Stop The Insanity

 

Social media and blogs have exploded with discussions and arguments about guns and gun control after the most recent school shooting. Individuals for and against guns and/or gun control continue to bicker and attack each other … simply because they can.

But one fact remains clear. When the bullet hits home and one or more of your loved ones dies because of a twisted mind (and an automatic rifle) … trust me. Your perspective will suddenly change.

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IMO, the core problem in this country related to gun deaths is the lack of mental health care. Contrary to what scores of Christians contend — SIN has nothing to do with it. There are “Christians” in mental health clinics too.

If we truly want to prevent future gun deaths, each of us needs to vigilantly watch for individuals who demonstrate erratic behavior and twisted thoughts … and then report them to the appropriate authorities.  Unfortunately, most of us are so caught up in our own lives that we either ignore and/or make excuses for such individuals. The latter is even more true when it’s a family member.

Of course, contacting our representatives in Congress about more gun control is a given, although I have serious doubts any of us will see changes. Not only because of the power of the NRA, but also because too many people in this country have convinced themselves that guns are just as important as “God.”

And even if Congress decides to do something, they will bicker and argue for months before taking any action. Moreover, we know the Christian lobbyists (who support a gun in every household) have our mentally challenged “Leader” in their pockets, so any bill that reaches his desk will most likely be trashed. (Consider what he did to the guns and mental health regulation that Obama instituted.)

I truly hate making this prediction … but I fear we will see more mass shootings throughout this coming year. And while I admire and support the Florida students and their determination to shame Congress, it’s truly difficult to envision any changes.

Nevertheless, I urge each person reading this to support their efforts and, as an adult, do what you can to …

Stop The Insanity!

I Could Not Have Said It Better: Guns II

I’m copying and pasting this blogger’s outstanding post on the recent school shooting instead of “re-posting” for one primary reason — one of her blog visitors added a totally uncalled for  “comment” that was extremely offensive, especially considering the subject. Such insensitivity does not need to be shared.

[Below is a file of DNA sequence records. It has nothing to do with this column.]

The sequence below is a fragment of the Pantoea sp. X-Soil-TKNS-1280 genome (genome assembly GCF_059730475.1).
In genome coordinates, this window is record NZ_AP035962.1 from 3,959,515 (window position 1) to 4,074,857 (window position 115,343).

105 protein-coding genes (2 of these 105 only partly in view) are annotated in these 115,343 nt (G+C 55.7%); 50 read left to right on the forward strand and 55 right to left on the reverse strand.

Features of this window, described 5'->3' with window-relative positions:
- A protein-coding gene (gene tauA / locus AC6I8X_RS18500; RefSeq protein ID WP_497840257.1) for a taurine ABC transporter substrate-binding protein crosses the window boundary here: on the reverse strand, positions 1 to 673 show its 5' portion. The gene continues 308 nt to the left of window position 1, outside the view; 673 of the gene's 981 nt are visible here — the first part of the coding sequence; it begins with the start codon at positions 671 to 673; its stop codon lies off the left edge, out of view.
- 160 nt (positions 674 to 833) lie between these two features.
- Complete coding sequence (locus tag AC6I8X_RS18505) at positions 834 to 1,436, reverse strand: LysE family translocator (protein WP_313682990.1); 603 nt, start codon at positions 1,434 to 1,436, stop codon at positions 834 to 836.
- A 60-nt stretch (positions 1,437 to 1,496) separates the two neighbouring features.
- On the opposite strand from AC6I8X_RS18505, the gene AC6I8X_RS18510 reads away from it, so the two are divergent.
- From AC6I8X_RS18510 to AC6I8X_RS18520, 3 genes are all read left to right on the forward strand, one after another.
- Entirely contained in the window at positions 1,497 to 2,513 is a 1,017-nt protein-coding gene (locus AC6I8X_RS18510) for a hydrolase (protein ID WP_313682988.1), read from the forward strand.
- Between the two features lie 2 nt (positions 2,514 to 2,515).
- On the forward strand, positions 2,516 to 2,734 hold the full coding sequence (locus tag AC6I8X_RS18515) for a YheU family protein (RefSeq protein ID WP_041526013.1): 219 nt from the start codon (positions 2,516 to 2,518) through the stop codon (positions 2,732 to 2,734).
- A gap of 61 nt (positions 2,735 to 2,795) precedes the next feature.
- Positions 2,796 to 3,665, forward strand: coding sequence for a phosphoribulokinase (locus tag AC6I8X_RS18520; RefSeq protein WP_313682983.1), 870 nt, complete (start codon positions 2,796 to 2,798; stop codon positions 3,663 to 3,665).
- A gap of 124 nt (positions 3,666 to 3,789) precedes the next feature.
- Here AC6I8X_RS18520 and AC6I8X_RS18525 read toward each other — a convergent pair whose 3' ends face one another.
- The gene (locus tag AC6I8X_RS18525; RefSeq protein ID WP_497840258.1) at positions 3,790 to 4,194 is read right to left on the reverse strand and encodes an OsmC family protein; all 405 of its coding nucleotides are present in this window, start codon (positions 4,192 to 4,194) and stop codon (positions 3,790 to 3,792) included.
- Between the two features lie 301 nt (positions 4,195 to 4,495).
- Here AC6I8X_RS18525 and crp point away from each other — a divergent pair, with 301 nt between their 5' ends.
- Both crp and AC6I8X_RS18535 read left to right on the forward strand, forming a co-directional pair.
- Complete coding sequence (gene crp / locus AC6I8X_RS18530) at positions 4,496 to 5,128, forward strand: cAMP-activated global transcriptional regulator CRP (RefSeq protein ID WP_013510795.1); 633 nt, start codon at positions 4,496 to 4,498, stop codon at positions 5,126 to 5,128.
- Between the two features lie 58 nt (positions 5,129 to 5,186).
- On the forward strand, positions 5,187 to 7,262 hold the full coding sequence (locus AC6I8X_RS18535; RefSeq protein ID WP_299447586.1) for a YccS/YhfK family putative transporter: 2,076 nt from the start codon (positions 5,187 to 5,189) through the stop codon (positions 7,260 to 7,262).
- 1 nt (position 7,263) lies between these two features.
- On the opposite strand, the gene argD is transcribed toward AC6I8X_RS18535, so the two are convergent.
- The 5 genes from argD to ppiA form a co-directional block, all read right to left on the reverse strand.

Having said that … here is the outstanding post:

Seems like only yesterday I posted my article (read: rant) about gun laws in the US. And here I am, again in a somber tone, reacting to yet another mass shooting. Only this time, my patience with the Christian response has worn thin. Never have I felt such anger towards religion than I did on Wednesday, when the ruthless murder of 17 people generated the typical, increasingly unacceptable response: prayer. “Oh, we’re sorry your kid is dead. But don’t worry. We’re all going to stand in a building for an hour and chit-chat with “God” about it, then have some coffee. That should make you feel better. And it will definitely prevent this from happening to anyone else’s child.”

“We’re going to send prayer chains around the country on Facebook Messenger.” Are you freaking kidding me? Chain letters? The equivalent of a seven-year-old’s financial scheme, or an Amish friendship cake is how we’re responding to a national crisis? I’m insulted. I’m angry. I’m afraid. I’m sick of the word “prayer.”

Donald Trump: “Our entire nation, with one heavy heart, continues to pray for the victims and their families in Parkland, Fl.” When asked whether more gun laws were needed to prevent school shootings, he did not respond. Because, clearly, there’s no problem with our gun laws when someone who has been expelled from school for erratic mental health issues, and who has had the police called on him 30 times for violent and threatening incidences, and who has already tweeted intentions to murder people can go to the corner store and purchase a gun. There is a more thorough investigation conducted when a single mom applies for food stamps, apparently, than when someone goes to buy a gun.

But we’re handling this. We’re praying about it. We’re all going to join hands and chant words to some fabled superhero who probably just didn’t notice this was happening, then go out for Chick-Fil-A. Let’s make a day of it! Let’s all post it as our status. “Praying for the families in Florida.” That should do the trick. Now, back to Candy Crush.

How about instead, we get our heads of our arses and out of the Middle Ages for a minute and do something that’s going to help, at least remotely or minutely, to prevent another tragedy like this? I said it before, and I’ll say it again. Prayer isn’t working. If you needed proof, let Marjory Stoneman Douglas High School be your proof. Now you can save your 15 minutes a day of doing nothing, and maybe get on the phone with your local government.